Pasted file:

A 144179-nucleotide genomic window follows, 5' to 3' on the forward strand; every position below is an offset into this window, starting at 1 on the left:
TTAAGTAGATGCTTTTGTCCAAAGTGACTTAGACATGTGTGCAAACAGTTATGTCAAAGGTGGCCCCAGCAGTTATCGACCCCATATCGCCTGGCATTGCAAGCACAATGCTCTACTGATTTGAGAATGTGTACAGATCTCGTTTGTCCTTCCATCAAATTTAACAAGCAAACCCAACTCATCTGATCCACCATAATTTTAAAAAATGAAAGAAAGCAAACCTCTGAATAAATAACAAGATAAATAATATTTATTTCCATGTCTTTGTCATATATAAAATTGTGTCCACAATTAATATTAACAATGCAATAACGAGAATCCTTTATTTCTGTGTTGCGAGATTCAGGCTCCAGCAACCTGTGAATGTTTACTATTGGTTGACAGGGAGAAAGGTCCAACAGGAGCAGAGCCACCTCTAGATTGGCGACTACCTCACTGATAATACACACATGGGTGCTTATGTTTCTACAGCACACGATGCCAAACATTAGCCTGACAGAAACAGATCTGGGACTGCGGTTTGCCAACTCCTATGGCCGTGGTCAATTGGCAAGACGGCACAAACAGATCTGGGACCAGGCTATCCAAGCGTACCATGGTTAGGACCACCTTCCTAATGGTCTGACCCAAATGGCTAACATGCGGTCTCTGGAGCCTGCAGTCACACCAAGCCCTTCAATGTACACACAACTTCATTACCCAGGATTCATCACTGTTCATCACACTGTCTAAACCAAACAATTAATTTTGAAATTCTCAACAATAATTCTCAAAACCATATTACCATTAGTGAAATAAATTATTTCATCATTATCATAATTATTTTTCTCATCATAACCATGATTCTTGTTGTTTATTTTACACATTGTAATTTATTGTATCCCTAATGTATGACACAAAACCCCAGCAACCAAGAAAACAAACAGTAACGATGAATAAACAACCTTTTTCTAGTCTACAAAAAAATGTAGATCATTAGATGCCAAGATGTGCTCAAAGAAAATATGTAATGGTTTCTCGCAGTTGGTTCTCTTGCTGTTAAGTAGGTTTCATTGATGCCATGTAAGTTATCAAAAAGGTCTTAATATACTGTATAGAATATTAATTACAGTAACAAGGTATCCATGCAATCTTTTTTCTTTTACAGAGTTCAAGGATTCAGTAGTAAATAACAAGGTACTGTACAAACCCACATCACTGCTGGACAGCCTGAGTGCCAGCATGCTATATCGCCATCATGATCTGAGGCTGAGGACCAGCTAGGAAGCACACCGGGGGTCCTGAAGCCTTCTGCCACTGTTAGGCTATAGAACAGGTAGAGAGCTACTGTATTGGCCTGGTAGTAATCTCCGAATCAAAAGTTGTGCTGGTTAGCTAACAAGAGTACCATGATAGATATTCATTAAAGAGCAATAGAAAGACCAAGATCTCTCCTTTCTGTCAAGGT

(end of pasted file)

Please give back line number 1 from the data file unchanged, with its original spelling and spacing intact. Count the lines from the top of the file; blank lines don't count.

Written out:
A 144179-nucleotide genomic window follows, 5' to 3' on the forward strand; every position below is an offset into this window, starting at 1 on the left: